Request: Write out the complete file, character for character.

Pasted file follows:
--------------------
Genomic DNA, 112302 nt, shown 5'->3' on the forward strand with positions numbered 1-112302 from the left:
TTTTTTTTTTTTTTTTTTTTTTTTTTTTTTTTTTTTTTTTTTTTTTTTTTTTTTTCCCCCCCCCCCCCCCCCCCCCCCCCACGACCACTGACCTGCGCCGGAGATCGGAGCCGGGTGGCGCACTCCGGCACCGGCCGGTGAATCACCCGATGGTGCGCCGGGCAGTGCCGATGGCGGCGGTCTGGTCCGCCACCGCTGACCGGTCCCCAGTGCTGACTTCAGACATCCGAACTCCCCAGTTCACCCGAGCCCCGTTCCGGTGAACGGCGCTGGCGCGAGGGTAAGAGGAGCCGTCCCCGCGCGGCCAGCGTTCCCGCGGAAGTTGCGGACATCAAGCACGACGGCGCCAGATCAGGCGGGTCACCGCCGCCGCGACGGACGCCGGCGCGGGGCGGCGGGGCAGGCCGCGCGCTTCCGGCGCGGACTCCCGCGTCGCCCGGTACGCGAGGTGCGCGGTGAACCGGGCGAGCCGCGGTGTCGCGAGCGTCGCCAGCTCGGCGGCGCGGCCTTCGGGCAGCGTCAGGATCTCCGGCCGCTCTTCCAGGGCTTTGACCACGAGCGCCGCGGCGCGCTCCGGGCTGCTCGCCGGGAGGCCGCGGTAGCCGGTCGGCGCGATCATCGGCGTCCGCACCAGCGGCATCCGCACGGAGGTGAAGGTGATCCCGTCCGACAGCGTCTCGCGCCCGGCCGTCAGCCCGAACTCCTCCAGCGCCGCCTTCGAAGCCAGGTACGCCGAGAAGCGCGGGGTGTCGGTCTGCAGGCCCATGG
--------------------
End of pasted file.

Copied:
Genomic DNA, 112302 nt, shown 5'->3' on the forward strand with positions numbered 1-112302 from the left:
TTTTTTTTTTTTTTTTTTTTTTTTTTTTTTTTTTTTTTTTTTTTTTTTTTTTTTTCCCCCCCCCCCCCCCCCCCCCCCCCACGACCACTGACCTGCGCCGGAGATCGGAGCCGGGTGGCGCACTCCGGCACCGGCCGGTGAATCACCCGATGGTGCGCCGGGCAGTGCCGATGGCGGCGGTCTGGTCCGCCACCGCTGACCGGTCCCCAGTGCTGACTTCAGACATCCGAACTCCCCAGTTCACCCGAGCCCCGTTCCGGTGAACGGCGCTGGCGCGAGGGTAAGAGGAGCCGTCCCCGCGCGGCCAGCGTTCCCGCGGAAGTTGCGGACATCAAGCACGACGGCGCCAGATCAGGCGGGTCACCGCCGCCGCGACGGACGCCGGCGCGGGGCGGCGGGGCAGGCCGCGCGCTTCCGGCGCGGACTCCCGCGTCGCCCGGTACGCGAGGTGCGCGGTGAACCGGGCGAGCCGCGGTGTCGCGAGCGTCGCCAGCTCGGCGGCGCGGCCTTCGGGCAGCGTCAGGATCTCCGGCCGCTCTTCCAGGGCTTTGACCACGAGCGCCGCGGCGCGCTCCGGGCTGCTCGCCGGGAGGCCGCGGTAGCCGGTCGGCGCGATCATCGGCGTCCGCACCAGCGGCATCCGCACGGAGGTGAAGGTGATCCCGTCCGACAGCGTCTCGCGCCCGGCCGTCAGCCCGAACTCCTCCAGCGCCGCCTTCGAAGCCAGGTACGCCGAGAAGCGCGGGGTGTCGGTCTGCAGGCCCATGG